T Nation

Only Feeling Lats During Bench/Push Ups


#1

As of late I've been feeling my lats more than anything else when I'm doing my Bench. Tried doing some push ups to test this out and same thing, I can only feel my arms pushing against(?) my lats or some weird ass feeling like that. I've read a little online and this seems to be not the norm. Do any of you have any experiences with this?


#2

You mean you feel like your triceps sit on your lats?


#3

Do you feel any tightness in your traps? Have you felt your lats being used in the past?


#4

video.


#5

[quote]Benanything wrote:
As of late I’ve been feeling my lats more than anything else when I’m doing my Bench. Tried doing some push ups to test this out and same thing, I can only feel my arms pushing against(?) my lats or some weird ass feeling like that. I’ve read a little online and this seems to be not the norm. Do any of you have any experiences with this?[/quote]

What?


#6

[quote]tylerkeen42 wrote:
You mean you feel like your triceps sit on your lats?[/quote]

Yes, exactly this.

[quote]lift206 wrote:
Do you feel any tightness in your traps? Have you felt your lats being used in the past?[/quote]

Traps feel hella tight. I could always feel my lats when I did any horizontal pressing movements. It just seems to be the only thing I’m feeling right now. No chest/triceps.


#7

[quote]Benanything wrote:

[quote]tylerkeen42 wrote:
You mean you feel like your triceps sit on your lats?[/quote]

Yes, exactly this.
[/quote]
That’s normal


#8

Also remember that ‘feel’ isn’t necessarily the most important thing in a PL context. That’s why a video would be very helpful, to verify if there is a form issue and steps to fix it if there is one.

FWIW, I know I’ve been benching with good form if my lats and upper back are pumped and even a little sore the next day.


#9

Do the weights feel easier or harder to lift? Are you learning how to pull your shoulder blades down? Is the bar touching higher or lower?

A video would help.


#10


60kgs bench x5


70kgs bench x3, used iPod as a clip so that arc can be better seen.

Tried to work on my arc too.

[quote]lift206 wrote:
Do the weights feel easier or harder to lift? Are you learning how to pull your shoulder blades down? Is the bar touching higher or lower?

A video would help.[/quote]

It feels as if I’m working my back more than anything else. I literally feel my back more than my chest/triceps when I bench. Just think it’s really odd. In terms of muscular development (if i even have any muscle, I feel like my chest/triceps are severely lacking). In terms of the powerlifting movements, the Bench is without question, my weakest lift.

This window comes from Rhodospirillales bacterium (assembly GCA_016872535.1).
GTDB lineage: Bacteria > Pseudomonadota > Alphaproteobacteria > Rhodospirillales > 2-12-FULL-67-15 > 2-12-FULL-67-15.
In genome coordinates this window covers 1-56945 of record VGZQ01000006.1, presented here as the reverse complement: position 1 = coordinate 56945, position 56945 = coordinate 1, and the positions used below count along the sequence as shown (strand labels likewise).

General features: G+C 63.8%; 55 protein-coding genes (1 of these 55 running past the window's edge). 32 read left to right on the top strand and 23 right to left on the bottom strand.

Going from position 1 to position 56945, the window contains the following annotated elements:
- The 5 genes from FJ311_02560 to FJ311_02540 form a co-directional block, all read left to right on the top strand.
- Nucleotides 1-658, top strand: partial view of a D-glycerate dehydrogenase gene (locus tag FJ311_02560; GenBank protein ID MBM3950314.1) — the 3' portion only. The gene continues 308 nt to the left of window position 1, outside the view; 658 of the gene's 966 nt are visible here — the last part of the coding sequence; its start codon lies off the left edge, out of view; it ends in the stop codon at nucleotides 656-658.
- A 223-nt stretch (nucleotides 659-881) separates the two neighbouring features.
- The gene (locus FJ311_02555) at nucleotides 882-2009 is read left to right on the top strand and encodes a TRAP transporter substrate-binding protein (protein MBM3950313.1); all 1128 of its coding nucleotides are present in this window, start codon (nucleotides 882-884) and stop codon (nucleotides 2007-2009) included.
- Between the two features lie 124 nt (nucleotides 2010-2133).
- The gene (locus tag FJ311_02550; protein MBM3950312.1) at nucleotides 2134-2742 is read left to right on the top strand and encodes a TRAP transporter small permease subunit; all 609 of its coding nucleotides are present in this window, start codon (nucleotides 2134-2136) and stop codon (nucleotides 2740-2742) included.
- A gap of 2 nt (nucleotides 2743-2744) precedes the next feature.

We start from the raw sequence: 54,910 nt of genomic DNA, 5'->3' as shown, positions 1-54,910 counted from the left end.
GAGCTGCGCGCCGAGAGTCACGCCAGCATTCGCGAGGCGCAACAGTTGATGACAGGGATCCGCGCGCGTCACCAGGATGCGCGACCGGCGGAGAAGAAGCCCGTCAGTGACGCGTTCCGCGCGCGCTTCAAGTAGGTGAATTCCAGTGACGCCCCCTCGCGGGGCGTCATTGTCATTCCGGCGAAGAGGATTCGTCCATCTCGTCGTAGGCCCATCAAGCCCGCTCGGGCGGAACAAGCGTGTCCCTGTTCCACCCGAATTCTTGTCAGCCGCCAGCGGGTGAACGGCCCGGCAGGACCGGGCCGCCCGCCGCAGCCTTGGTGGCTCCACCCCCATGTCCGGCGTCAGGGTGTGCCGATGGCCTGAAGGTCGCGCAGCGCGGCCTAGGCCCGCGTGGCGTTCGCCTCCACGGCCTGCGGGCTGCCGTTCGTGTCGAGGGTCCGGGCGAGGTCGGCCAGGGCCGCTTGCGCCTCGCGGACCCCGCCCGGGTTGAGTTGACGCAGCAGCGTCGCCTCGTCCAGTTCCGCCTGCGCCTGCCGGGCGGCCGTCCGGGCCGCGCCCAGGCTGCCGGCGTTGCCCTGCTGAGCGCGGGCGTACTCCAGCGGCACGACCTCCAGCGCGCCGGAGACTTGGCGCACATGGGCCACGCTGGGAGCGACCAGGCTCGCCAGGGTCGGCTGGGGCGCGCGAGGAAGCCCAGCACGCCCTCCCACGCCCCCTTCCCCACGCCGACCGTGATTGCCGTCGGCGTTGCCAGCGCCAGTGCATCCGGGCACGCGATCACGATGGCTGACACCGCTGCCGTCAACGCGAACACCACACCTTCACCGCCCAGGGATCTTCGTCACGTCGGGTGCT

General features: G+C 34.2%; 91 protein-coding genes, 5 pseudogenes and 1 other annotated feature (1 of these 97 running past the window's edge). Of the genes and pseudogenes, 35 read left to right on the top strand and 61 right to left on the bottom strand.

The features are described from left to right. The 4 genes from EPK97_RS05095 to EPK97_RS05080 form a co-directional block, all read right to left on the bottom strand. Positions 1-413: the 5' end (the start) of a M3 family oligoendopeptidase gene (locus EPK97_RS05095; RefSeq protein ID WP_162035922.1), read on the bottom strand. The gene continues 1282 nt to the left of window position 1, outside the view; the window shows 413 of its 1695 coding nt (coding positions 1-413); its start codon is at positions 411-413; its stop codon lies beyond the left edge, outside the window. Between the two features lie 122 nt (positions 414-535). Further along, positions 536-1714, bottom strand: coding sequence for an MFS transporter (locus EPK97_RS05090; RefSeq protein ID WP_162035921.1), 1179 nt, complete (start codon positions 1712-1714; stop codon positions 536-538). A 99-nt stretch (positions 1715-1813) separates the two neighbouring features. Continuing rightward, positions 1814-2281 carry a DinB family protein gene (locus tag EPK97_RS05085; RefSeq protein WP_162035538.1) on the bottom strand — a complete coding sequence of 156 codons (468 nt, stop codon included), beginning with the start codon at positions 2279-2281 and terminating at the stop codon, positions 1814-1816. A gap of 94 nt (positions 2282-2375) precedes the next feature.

#11

[quote]Benanything wrote:
It feels as if I’m working my back more than anything else. I literally feel my back more than my chest/triceps when I bench. Just think it’s really odd. In terms of muscular development (if i even have any muscle, I feel like my chest/triceps are severely lacking). In terms of the powerlifting movements, the Bench is without question, my weakest lift.[/quote]

The only thing I can really see with the bench is straightening out your wrists so you can grip the bar hard and keep your forearms tight may help with keeping the bar over your elbows.

Don’t get too caught up in making the biggest arc possible. It doesn’t do much to have a huge arc if your entire back and abs don’t remain tight in that position.

Another suggestion is to increase your wide grip pulling work. Do some wide grip pullups, band pull aparts and/or wide grip barbell rows where you focus on keeping your chest up while pulling your shoulder blades down. That has helped me in developing upper back tightness (in addition to more overhead pressing work) and learning to create an arc in my upper back rather than my lower back.


#12

From that angle it looks like you are tucking your elbows too much and getting a little bit of the “alternate lifestyle” wrist as well.


#13

[quote]Alrightmiami19c wrote:
From that angle it looks like you are tucking your elbows too much and getting a little bit of the “alternate lifestyle” wrist as well.
[/quote]

Tucking the elbows too much? I wasn’t aware that’s a thing. What do you mean by “alternate lifestyle” wrist? Is it some kind of innuendo I’m unaware of?


#14

[quote]Benanything wrote:

[quote]Alrightmiami19c wrote:
From that angle it looks like you are tucking your elbows too much and getting a little bit of the “alternate lifestyle” wrist as well.
[/quote]